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Question for Homonunculus about Training

AJ

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Jun 4, 2003
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Hello Mr. Homonunculus,

This is my first post, but I have been reading the boards here for a while. I am very impressed with your knowledge in bodybuilding.

I've read in your posts that you use many different ways to train. For ex- 3day split - hitting each part once a week or hitting parts more often with less volume. I agree with this. I think you have to stimulate growth and then let it happen, regardless of the manner in which it's done.

My question has to do with recovery. If soreness is not a reliable indicator of recovery, how do you know when a muscle is ready to be trained again or if it needs an extra day of rest. Is there a certain feeling to it? Example - all soreness is gone, but it still feels tight and can flex it well?

Thank you for any advice you can offer.

AJ
 

homonunculus

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Hey AJ!

First off, thank you for the compliments! I don't know that I know that much more about BB'ing than the next guy - I just don't hesistate to try to give my opinion on many things.

As far as whether or not a muscle has recovered, soreness is certainly one good indicator. Another is strength. For instance, you might hit legs one day and on your first set of squats you get 315 for 10 reps (max effort). You have minimal soreness 4 days later so try the next workout - you again warm up and do a max set w/ 315, but only get 9 reps. The answer is obvious.

You can keep a training log and look at these things, as well. For instance, what is the rep max. pattern for your first set of squats w/ 315. If it is barely budging, especially in comparison to strength in other muscle groups, ONE possibility is that you're overtraining d/t frequency being too high (too often).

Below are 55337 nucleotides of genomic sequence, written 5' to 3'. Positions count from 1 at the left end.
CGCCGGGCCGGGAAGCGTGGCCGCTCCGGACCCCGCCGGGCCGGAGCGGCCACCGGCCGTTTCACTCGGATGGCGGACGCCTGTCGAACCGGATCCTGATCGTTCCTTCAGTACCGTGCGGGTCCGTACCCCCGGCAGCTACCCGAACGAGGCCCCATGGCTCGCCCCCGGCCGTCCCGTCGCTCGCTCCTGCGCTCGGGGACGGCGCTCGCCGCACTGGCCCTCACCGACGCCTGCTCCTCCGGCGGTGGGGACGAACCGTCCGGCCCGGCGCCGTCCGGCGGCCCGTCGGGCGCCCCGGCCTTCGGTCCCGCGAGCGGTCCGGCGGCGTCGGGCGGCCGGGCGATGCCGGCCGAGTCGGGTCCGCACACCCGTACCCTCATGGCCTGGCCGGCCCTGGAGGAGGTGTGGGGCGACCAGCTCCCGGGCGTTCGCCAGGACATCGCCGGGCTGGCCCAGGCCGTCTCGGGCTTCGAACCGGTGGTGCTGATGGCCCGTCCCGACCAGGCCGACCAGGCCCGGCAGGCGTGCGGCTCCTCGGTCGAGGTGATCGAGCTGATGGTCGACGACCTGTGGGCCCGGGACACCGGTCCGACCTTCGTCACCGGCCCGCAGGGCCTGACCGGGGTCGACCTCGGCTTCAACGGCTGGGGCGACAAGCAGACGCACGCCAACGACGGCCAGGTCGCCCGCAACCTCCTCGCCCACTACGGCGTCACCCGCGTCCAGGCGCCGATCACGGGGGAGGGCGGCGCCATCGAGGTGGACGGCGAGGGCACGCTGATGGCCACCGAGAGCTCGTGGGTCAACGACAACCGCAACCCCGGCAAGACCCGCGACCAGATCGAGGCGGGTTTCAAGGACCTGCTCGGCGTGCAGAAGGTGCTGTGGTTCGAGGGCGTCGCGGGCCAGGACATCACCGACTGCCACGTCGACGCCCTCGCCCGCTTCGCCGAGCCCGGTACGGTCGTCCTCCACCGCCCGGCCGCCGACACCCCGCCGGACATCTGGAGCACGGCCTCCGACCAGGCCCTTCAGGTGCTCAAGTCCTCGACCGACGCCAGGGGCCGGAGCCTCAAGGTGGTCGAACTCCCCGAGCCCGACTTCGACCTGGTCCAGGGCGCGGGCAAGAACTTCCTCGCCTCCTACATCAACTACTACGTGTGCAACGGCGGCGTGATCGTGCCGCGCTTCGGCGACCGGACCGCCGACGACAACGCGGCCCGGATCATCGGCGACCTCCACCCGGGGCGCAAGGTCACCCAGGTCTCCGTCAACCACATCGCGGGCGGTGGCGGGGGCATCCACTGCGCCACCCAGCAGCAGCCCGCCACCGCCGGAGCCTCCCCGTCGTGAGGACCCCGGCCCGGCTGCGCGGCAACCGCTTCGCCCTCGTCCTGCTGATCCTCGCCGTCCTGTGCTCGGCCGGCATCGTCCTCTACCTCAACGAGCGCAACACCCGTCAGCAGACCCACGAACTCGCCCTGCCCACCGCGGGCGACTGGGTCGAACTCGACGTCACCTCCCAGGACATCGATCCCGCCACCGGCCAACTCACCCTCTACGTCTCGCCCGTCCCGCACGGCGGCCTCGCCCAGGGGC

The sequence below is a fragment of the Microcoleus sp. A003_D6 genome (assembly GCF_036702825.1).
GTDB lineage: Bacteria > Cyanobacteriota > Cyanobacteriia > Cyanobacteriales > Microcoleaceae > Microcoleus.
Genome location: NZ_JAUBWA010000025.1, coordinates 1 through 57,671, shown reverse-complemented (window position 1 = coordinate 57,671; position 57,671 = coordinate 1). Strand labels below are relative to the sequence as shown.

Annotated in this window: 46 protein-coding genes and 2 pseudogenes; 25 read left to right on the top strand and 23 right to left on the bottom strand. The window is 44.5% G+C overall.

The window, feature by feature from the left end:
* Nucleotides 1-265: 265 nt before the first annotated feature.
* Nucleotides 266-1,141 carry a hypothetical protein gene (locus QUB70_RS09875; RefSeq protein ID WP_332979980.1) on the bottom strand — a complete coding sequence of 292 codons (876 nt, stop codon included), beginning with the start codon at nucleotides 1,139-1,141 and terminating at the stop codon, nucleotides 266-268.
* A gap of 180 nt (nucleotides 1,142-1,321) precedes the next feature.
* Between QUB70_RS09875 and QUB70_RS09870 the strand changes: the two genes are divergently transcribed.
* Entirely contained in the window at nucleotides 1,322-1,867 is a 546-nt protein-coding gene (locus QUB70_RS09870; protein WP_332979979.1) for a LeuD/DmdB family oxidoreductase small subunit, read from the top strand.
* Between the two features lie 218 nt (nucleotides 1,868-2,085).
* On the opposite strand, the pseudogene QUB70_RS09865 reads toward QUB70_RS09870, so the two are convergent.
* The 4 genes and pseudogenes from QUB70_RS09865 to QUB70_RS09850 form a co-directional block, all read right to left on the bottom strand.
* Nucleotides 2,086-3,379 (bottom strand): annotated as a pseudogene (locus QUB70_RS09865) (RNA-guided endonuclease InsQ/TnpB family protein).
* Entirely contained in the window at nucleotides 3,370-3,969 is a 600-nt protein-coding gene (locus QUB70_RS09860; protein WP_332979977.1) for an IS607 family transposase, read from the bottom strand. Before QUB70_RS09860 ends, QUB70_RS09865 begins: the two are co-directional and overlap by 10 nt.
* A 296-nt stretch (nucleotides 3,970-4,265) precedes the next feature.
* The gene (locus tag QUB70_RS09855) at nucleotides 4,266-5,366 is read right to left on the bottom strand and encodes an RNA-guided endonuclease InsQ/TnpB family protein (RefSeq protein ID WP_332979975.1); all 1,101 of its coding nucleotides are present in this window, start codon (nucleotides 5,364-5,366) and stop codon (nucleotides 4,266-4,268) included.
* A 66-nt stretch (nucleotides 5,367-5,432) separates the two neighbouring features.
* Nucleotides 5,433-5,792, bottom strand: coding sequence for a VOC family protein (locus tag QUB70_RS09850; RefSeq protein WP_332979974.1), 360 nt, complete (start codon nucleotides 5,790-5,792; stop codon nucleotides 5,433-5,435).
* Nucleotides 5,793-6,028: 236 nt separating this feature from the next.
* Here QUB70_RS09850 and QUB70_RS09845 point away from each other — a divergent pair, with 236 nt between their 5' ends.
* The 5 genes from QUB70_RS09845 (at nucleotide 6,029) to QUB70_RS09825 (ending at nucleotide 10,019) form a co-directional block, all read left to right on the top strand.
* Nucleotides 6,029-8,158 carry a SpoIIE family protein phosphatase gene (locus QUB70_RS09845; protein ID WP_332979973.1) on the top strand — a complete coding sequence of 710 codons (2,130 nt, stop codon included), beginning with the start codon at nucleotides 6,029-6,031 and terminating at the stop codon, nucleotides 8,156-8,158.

If you have been training enough, you can tell when a muscle is ready to train. It contracts painlessly and "easily" (you can twitch it easily and the muscle seems to spring into a contraction - this is likely also a matter of nervous system recovery), feels full and you have the general impression that you would be strong doing exercises for that bodypart.

Some will argue that changes in protein metabolism following a bout of resistance exercise are essentially finished after about 48hr. On the other hand, there is a certain type of MRI scan that can detect alterations in the tissue following a traumatic exercise session up to a couple months after just 1 bout. I would not be surprised if the some of the architetural alterations ("remodeling") that lead to an increased fiber are not detectable with a protein synthesis assay (e.g., radio-labeled leucine incorporation).

There are also individual diffrerences - compare Ronnie C. to Dorian's training programs. Both were very effective, but I wouldn't be surprised if Dorian would not have been as good of a BB'er if he had trained like Ronnie, and vice versa. A training log can help here, especiall if you write down your impressions of you energy and general felling of strength. There is also the recovery of the nervous system to consider - variable as well.

A last thought - if you take a week off training altogether and find that you are tremendously stronger (like sets of 12 w/ what you could previously only lift 6 times), then you might be overtraining. You can try this experiment with different muscle groups as well, if you do not want to stop training altogether.

I hope the above gives you something to chew on. Bottom line - trial and error will be your guide. Learning by "mistakes" unfortunately seems to be the rule here...

-Randy
 

LATS

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i dont know about all that fancy mumbo jumbo...i just put in a mtv workout with puc and grab the pink dumbells on the end of the rack and go for the burn.....yeah:mad:
 

AJ

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Jun 4, 2003
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Homonunculus,

Thank you for such a detailed response. I definately have a better idea and confidence in how to train now.

AJ
 

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